Our laboratory has instruments from two Manufacturers: Varian and Bruker.
Our Varian instruments are both a early-mid 1990 vintage. Our Bruker spectrometers are of the AV3 and AV3-HD generation, which were produced from the ~2010 until ~2016. The company Varian was one of the pioneers in commercial NMR spectrometers. Unfortunately it sold off its NMR division to Agilent in 2010, which then decided to exit the NMR business in 2014. Regrettably this ended a healthy competition with Bruker, a competition, which lead to important innovations in the field of NMR. However, in my opinion my opinion depsite the loss of a real competitor Bruker has continued the development of NMR technology.
So what is the advantage of a modern Bruker 400 MHz NMR spectrometer over a Varian spectrometer, which is older than almost all of our graduate students?
- The probe and electronics is more sensitive. This will become relevant for nuclei other than 1H. However, the difference is really not that relevant when it comes to the “quick 1H spectrum”. 16 or 32 scans measures a decent 1H spectrum on both platforms provided that the sample is well prepared.
- The modern instrument comes with a great variety of experiments. Bruker instruments come with an extensive library of pulse sequences and associated parameter sets. Out of those not all will run on a basic 400 MHz instrument. But there is a whole set of 2D experiments, which run well on the Bruker experiment; for the Varian instrument it is not even worth trying to get these experiments to run.
- The Bruker instrument (at least in our AV3 version) can run nuclei other than 1H and 13C. In fact, we routinely run 19F and 31P experiments on our Bruker spectrometer. We have conducted NMR experiments of many other nuclei (29Si, 27Al, 11B, 109Ag to name just a few).
- The Bruker instrument has a gradient probe. In addition to sending and receiving radio-frequency pulses the probe has also the option of sending pulsed magnetic field gradients. I.e. the usually very homogeneous magnetic field can be made inhomogeneous in a controlled manner. This opens the door for many new experiments such as the DOSY experiment, which correlates the diffusion coefficient for Brownian motion with the chemical shift of molecules. Gradients also help to eliminate the need for complex phase cycles, i.e. they remove unwanted magnetization components which are generated during 2D experiments, therefore leading to cleaner spectra, which can be recorded in a shorter acquisition time.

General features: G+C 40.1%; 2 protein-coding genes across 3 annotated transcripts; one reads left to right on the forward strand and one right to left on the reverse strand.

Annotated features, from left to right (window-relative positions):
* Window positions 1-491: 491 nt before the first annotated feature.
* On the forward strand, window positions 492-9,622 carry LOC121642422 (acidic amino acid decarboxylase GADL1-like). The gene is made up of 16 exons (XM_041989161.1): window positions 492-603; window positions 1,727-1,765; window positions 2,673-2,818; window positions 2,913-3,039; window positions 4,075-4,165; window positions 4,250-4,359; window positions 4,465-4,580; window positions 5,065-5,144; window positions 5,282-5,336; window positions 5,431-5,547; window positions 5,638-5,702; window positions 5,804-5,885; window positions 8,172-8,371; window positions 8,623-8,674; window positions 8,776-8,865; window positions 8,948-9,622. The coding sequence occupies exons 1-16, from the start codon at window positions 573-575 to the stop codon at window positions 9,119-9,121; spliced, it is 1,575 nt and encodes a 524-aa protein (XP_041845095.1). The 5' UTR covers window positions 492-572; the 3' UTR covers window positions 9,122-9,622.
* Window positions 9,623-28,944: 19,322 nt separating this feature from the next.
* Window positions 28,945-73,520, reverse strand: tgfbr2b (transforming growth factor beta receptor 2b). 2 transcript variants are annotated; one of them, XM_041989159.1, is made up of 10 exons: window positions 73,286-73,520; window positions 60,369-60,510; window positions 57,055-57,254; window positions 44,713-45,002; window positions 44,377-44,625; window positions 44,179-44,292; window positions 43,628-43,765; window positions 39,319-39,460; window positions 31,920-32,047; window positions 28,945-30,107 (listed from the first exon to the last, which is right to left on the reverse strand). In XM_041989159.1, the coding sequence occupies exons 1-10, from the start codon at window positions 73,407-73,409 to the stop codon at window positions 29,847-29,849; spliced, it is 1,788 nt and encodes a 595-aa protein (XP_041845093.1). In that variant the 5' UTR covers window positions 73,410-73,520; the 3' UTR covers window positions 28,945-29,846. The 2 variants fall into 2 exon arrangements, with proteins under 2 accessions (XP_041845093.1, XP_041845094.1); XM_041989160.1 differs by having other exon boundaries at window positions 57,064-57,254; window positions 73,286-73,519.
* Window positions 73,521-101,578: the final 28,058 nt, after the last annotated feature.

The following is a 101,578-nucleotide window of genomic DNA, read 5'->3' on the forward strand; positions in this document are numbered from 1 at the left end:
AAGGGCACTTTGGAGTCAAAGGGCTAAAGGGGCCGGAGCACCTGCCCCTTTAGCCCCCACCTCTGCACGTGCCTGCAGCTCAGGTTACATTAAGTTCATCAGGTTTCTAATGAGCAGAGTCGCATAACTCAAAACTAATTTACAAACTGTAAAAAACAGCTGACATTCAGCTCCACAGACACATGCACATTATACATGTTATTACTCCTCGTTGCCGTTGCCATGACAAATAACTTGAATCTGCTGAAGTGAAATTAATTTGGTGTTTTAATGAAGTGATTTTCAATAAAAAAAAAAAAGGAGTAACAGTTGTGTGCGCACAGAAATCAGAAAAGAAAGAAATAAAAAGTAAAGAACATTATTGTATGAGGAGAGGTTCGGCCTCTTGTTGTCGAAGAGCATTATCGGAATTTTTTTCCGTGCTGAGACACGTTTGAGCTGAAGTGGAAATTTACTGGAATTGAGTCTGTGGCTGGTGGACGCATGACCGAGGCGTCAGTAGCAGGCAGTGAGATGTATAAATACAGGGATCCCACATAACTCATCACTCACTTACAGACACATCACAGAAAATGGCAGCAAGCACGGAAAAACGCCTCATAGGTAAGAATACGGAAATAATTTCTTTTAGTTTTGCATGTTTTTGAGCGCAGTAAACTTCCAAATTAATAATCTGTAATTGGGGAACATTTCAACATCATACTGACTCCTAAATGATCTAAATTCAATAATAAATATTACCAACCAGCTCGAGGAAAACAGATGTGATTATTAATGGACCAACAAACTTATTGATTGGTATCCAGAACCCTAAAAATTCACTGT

- The operation of the Bruker instrument is more automated. The command “atma” automatically tunes the probe, i.e. stepper motors automatically adjust the resonating circuit in the probe to be on-resonance with the desired measuring frequency. Then the command “topshim” starts an automated sequence leading to an automatic adjustment of the shim coils to achieve a homogenous magnetic field. The automation of adjustments procedures facilitates the operation of the instrument; more important it makes the recording of spectra more reproducible and independent of the operator. The Varian Mercury spectrometer has a pre-tuned probe, where tuning of routine samples is not required. Shimming must be done manually, by adjusting shim currents and watching the intensity of the 2H signal (lock) on a clock-like display.
Does the Varian instrument have one advantage over the Bruker instrument? Yes it does. A skilled operator can easily achieve a good shim in a shorter amount of time than Bruker’s Topshim software. So the simple 1H spectrum can be recorded quicker on the good old Varian instrument than on a modern Bruker instrument. And sometimes it is just cool to go vintage!